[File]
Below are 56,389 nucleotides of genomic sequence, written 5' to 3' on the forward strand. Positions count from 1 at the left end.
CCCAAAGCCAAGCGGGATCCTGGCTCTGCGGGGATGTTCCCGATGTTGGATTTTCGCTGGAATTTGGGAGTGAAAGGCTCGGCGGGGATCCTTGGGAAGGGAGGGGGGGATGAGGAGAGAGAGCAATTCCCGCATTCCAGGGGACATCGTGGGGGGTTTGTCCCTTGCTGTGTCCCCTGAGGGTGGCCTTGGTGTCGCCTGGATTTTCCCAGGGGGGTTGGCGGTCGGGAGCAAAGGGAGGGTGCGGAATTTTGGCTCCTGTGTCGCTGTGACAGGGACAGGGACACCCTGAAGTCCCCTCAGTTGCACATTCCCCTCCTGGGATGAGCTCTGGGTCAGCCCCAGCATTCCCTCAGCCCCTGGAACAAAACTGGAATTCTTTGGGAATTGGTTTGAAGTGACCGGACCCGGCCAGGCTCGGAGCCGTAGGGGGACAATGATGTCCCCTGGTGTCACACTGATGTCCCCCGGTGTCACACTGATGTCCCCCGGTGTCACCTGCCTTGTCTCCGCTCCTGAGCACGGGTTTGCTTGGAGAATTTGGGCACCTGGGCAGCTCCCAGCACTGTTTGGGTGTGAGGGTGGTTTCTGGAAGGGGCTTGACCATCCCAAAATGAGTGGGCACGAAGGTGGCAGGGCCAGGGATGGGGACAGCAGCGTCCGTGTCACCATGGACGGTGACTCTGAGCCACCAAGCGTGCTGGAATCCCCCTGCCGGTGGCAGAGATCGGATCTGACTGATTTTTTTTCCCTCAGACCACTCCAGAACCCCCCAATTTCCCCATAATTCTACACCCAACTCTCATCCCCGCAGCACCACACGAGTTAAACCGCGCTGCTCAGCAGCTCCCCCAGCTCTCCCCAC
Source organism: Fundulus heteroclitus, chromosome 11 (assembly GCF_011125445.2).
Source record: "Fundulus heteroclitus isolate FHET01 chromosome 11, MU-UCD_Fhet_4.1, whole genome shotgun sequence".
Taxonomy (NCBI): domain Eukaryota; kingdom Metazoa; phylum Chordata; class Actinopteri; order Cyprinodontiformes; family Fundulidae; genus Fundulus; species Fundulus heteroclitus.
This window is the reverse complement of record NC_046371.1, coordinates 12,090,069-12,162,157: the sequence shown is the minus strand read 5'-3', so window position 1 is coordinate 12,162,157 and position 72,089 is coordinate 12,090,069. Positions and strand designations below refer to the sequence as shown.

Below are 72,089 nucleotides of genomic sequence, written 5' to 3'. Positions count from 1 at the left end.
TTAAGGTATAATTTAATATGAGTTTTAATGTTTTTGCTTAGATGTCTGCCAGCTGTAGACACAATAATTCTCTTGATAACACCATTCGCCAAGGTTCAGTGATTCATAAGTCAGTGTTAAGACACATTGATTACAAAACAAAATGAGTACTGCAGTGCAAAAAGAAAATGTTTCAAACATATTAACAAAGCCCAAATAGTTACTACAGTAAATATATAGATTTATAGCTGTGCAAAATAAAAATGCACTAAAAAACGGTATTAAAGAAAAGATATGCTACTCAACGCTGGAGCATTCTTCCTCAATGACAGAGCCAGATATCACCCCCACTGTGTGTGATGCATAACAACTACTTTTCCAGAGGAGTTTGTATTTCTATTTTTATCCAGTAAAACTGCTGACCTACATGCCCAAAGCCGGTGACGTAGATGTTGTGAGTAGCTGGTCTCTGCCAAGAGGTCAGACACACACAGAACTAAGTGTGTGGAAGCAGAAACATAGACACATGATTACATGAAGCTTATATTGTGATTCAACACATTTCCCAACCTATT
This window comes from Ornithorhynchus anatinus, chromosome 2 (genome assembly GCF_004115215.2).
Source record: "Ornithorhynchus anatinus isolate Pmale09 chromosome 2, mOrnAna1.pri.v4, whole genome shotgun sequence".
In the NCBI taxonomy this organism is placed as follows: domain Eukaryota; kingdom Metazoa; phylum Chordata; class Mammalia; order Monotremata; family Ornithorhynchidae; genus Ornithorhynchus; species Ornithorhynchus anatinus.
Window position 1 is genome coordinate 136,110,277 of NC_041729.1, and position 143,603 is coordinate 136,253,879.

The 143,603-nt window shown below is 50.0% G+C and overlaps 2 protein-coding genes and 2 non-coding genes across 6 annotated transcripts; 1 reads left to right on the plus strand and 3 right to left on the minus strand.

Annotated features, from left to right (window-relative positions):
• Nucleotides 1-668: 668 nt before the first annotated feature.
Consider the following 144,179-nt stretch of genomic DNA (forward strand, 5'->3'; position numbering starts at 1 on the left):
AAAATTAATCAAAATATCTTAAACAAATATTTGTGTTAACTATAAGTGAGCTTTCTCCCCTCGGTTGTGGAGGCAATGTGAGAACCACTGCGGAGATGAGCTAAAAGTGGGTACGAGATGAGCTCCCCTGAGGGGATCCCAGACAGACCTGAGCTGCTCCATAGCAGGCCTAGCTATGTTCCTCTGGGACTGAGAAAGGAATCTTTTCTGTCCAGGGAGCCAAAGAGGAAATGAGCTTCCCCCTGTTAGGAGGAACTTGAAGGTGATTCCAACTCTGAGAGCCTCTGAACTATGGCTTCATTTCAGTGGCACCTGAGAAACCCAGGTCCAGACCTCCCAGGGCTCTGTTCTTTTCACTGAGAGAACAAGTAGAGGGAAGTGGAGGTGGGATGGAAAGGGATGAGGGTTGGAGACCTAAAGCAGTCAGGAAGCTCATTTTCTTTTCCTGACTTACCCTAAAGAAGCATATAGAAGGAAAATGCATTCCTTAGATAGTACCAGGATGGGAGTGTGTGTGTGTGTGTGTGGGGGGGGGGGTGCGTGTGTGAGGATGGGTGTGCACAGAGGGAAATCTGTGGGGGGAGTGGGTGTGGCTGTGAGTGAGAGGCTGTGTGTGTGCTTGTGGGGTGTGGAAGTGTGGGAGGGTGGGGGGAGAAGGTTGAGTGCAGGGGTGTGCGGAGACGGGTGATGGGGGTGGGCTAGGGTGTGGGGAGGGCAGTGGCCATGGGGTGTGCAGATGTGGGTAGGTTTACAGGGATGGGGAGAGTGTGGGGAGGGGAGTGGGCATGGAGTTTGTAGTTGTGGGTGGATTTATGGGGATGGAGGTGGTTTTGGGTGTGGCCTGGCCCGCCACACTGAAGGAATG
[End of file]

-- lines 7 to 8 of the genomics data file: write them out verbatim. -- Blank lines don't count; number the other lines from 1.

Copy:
Below are 72,089 nucleotides of genomic sequence, written 5' to 3'. Positions count from 1 at the left end.
TTAAGGTATAATTTAATATGAGTTTTAATGTTTTTGCTTAGATGTCTGCCAGCTGTAGACACAATAATTCTCTTGATAACACCATTCGCCAAGGTTCAGTGATTCATAAGTCAGTGTTAAGACACATTGATTACAAAACAAAATGAGTACTGCAGTGCAAAAAGAAAATGTTTCAAACATATTAACAAAGCCCAAATAGTTACTACAGTAAATATATAGATTTATAGCTGTGCAAAATAAAAATGCACTAAAAAACGGTATTAAAGAAAAGATATGCTACTCAACGCTGGAGCATTCTTCCTCAATGACAGAGCCAGATATCACCCCCACTGTGTGTGATGCATAACAACTACTTTTCCAGAGGAGTTTGTATTTCTATTTTTATCCAGTAAAACTGCTGACCTACATGCCCAAAGCCGGTGACGTAGATGTTGTGAGTAGCTGGTCTCTGCCAAGAGGTCAGACACACACAGAACTAAGTGTGTGGAAGCAGAAACATAGACACATGATTACATGAAGCTTATATTGTGATTCAACACATTTCCCAACCTATT